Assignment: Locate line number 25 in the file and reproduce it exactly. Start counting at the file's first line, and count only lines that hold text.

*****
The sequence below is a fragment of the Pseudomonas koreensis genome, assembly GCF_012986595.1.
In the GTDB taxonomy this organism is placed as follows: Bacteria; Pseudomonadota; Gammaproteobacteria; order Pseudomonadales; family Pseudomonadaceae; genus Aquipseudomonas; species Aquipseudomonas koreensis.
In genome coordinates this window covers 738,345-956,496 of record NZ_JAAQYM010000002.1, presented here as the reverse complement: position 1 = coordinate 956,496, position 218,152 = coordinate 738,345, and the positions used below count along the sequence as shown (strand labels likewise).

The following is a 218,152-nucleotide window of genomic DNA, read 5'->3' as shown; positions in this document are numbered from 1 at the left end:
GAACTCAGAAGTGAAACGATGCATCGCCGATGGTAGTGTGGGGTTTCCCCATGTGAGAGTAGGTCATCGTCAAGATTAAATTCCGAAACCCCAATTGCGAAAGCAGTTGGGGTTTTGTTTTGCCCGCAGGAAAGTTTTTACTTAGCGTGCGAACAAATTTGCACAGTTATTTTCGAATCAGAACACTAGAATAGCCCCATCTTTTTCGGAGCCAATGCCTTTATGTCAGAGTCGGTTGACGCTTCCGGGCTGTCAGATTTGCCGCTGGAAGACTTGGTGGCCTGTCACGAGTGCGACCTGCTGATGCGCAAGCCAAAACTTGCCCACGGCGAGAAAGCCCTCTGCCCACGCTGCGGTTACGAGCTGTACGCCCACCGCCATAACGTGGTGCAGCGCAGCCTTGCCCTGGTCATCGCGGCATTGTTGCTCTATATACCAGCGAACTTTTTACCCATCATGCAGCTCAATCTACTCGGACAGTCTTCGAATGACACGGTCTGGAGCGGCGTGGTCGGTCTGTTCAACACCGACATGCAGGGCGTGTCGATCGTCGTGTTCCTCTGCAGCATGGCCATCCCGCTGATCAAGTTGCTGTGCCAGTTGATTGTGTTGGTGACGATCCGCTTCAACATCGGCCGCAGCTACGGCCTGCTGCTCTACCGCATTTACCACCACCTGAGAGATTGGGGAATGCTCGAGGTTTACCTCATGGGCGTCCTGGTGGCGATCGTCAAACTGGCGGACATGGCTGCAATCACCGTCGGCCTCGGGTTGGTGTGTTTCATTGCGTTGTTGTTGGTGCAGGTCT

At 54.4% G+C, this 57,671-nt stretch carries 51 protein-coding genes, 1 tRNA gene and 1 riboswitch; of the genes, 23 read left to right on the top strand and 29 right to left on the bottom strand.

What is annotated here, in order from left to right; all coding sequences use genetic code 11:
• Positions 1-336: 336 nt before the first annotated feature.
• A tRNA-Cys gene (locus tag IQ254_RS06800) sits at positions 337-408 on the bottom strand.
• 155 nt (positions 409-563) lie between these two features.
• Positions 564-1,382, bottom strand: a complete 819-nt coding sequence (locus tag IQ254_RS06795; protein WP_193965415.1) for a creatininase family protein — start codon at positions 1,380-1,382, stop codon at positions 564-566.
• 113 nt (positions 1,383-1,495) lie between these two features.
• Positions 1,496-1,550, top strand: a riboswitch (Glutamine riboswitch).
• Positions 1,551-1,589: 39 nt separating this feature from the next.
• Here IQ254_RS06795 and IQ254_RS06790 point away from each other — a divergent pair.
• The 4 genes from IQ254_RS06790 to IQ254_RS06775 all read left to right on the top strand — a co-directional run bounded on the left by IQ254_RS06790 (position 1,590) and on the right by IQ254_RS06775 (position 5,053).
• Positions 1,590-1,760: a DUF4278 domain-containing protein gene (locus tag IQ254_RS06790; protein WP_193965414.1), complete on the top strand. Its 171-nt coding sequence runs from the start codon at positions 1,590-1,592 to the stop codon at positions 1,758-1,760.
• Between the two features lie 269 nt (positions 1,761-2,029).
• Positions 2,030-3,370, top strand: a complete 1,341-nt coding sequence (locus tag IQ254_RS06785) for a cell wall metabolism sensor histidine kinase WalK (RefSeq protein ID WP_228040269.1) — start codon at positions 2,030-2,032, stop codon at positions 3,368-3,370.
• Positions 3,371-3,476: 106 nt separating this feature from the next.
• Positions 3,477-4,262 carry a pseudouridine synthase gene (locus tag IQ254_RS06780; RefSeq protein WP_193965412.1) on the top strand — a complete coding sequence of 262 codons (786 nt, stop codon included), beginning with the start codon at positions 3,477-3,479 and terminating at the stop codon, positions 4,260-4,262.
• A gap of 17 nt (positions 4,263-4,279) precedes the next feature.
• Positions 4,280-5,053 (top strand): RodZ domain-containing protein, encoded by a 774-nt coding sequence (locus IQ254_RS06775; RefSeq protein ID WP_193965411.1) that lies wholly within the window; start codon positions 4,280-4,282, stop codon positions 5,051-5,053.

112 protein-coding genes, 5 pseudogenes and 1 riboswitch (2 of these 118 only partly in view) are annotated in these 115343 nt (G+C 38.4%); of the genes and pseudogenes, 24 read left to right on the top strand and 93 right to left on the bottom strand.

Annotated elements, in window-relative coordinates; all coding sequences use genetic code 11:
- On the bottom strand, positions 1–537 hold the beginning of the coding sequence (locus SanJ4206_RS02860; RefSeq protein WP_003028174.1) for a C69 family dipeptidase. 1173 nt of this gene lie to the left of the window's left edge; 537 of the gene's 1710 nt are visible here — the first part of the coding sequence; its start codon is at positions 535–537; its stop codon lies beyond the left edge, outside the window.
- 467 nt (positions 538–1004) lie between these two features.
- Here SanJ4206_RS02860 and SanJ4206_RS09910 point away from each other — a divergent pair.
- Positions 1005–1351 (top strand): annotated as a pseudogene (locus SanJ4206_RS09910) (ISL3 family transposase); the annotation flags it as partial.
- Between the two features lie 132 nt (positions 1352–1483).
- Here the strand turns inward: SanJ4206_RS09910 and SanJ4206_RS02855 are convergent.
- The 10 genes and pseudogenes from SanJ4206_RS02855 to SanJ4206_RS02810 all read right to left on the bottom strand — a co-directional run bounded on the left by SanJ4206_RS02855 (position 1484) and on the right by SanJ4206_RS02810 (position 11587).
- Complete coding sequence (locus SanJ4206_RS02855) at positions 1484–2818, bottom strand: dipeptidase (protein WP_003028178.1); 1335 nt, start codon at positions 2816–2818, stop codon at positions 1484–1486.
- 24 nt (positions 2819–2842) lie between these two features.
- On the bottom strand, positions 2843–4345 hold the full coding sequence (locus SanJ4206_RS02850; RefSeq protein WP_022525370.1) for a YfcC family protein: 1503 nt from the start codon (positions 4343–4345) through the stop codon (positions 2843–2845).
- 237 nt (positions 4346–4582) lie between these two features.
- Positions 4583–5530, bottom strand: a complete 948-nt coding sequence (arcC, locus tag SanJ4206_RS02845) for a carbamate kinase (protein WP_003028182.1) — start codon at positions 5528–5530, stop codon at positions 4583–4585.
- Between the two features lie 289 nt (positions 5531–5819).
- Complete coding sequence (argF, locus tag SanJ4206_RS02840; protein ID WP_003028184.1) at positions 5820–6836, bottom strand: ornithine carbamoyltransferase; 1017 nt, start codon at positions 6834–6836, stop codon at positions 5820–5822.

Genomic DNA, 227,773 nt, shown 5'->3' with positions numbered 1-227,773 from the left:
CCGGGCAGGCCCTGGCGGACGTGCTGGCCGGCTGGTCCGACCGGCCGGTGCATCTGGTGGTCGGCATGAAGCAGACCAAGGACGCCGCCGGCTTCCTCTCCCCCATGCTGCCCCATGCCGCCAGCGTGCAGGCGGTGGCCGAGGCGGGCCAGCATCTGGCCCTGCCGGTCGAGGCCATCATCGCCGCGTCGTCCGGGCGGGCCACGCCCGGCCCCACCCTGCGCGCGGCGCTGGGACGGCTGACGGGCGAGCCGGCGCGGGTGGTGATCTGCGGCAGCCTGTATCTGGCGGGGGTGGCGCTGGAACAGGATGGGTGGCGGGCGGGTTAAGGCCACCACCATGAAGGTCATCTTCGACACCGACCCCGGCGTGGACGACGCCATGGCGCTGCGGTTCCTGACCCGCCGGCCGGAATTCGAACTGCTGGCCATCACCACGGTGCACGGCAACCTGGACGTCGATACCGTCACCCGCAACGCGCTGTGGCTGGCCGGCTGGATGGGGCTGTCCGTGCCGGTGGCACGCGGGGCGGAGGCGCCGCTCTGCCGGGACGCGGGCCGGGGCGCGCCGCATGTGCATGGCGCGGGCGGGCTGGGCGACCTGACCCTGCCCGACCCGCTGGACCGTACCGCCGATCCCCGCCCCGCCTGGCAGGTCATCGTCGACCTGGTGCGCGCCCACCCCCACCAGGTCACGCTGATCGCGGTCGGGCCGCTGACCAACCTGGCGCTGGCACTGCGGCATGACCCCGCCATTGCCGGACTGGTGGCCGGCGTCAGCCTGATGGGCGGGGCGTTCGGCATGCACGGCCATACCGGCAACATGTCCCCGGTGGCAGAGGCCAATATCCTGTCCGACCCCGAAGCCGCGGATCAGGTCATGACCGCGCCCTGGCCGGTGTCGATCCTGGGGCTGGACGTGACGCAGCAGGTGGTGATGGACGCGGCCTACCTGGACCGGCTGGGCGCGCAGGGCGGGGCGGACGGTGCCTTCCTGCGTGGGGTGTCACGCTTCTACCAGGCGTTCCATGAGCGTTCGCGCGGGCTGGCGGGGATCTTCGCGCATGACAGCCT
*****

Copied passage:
Annotated elements, in window-relative coordinates; all coding sequences use genetic code 11: